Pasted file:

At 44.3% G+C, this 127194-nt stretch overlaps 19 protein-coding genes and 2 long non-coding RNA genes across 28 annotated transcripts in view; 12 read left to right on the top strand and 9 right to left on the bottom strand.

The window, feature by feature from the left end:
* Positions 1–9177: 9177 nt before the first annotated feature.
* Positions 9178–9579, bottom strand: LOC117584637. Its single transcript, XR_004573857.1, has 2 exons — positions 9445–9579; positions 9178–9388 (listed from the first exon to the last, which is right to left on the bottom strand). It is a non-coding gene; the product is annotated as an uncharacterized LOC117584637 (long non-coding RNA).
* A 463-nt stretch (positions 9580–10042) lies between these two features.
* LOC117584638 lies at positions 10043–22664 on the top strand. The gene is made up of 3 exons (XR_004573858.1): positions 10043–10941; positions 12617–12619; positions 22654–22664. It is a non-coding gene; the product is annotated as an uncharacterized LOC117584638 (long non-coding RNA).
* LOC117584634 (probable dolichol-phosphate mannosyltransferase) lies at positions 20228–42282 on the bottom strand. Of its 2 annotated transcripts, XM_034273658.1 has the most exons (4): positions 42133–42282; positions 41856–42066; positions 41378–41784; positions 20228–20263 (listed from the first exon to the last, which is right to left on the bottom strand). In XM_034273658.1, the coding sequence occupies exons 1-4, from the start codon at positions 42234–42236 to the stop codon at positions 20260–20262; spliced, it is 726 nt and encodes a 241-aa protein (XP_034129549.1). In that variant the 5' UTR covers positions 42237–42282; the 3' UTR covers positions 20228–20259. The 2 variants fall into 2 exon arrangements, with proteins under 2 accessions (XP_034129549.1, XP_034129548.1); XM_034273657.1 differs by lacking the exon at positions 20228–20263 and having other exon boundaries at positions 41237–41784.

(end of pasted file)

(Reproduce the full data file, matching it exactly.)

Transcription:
At 44.3% G+C, this 127194-nt stretch overlaps 19 protein-coding genes and 2 long non-coding RNA genes across 28 annotated transcripts in view; 12 read left to right on the top strand and 9 right to left on the bottom strand.

The window, feature by feature from the left end:
* Positions 1–9177: 9177 nt before the first annotated feature.
* Positions 9178–9579, bottom strand: LOC117584637. Its single transcript, XR_004573857.1, has 2 exons — positions 9445–9579; positions 9178–9388 (listed from the first exon to the last, which is right to left on the bottom strand). It is a non-coding gene; the product is annotated as an uncharacterized LOC117584637 (long non-coding RNA).
* A 463-nt stretch (positions 9580–10042) lies between these two features.
* LOC117584638 lies at positions 10043–22664 on the top strand. The gene is made up of 3 exons (XR_004573858.1): positions 10043–10941; positions 12617–12619; positions 22654–22664. It is a non-coding gene; the product is annotated as an uncharacterized LOC117584638 (long non-coding RNA).
* LOC117584634 (probable dolichol-phosphate mannosyltransferase) lies at positions 20228–42282 on the bottom strand. Of its 2 annotated transcripts, XM_034273658.1 has the most exons (4): positions 42133–42282; positions 41856–42066; positions 41378–41784; positions 20228–20263 (listed from the first exon to the last, which is right to left on the bottom strand). In XM_034273658.1, the coding sequence occupies exons 1-4, from the start codon at positions 42234–42236 to the stop codon at positions 20260–20262; spliced, it is 726 nt and encodes a 241-aa protein (XP_034129549.1). In that variant the 5' UTR covers positions 42237–42282; the 3' UTR covers positions 20228–20259. The 2 variants fall into 2 exon arrangements, with proteins under 2 accessions (XP_034129549.1, XP_034129548.1); XM_034273657.1 differs by lacking the exon at positions 20228–20263 and having other exon boundaries at positions 41237–41784.